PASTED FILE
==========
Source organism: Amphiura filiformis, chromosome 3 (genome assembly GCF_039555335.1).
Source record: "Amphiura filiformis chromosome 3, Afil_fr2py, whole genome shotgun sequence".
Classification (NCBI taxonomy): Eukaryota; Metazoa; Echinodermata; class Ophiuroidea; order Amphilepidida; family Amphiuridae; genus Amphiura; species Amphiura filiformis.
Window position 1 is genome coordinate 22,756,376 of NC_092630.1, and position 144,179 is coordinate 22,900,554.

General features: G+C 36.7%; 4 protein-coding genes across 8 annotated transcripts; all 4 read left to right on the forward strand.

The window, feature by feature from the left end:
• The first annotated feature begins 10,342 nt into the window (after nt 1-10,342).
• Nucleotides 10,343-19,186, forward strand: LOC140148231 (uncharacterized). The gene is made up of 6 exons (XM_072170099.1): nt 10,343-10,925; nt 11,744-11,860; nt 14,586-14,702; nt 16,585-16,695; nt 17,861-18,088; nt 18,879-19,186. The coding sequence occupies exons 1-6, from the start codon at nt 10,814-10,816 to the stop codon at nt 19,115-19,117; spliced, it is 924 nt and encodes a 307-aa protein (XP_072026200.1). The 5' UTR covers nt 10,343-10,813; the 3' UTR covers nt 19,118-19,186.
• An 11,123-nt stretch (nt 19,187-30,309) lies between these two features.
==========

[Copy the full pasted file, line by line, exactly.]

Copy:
Source organism: Amphiura filiformis, chromosome 3 (genome assembly GCF_039555335.1).
Source record: "Amphiura filiformis chromosome 3, Afil_fr2py, whole genome shotgun sequence".
Classification (NCBI taxonomy): Eukaryota; Metazoa; Echinodermata; class Ophiuroidea; order Amphilepidida; family Amphiuridae; genus Amphiura; species Amphiura filiformis.
Window position 1 is genome coordinate 22,756,376 of NC_092630.1, and position 144,179 is coordinate 22,900,554.

General features: G+C 36.7%; 4 protein-coding genes across 8 annotated transcripts; all 4 read left to right on the forward strand.

The window, feature by feature from the left end:
• The first annotated feature begins 10,342 nt into the window (after nt 1-10,342).
• Nucleotides 10,343-19,186, forward strand: LOC140148231 (uncharacterized). The gene is made up of 6 exons (XM_072170099.1): nt 10,343-10,925; nt 11,744-11,860; nt 14,586-14,702; nt 16,585-16,695; nt 17,861-18,088; nt 18,879-19,186. The coding sequence occupies exons 1-6, from the start codon at nt 10,814-10,816 to the stop codon at nt 19,115-19,117; spliced, it is 924 nt and encodes a 307-aa protein (XP_072026200.1). The 5' UTR covers nt 10,343-10,813; the 3' UTR covers nt 19,118-19,186.
• An 11,123-nt stretch (nt 19,187-30,309) lies between these two features.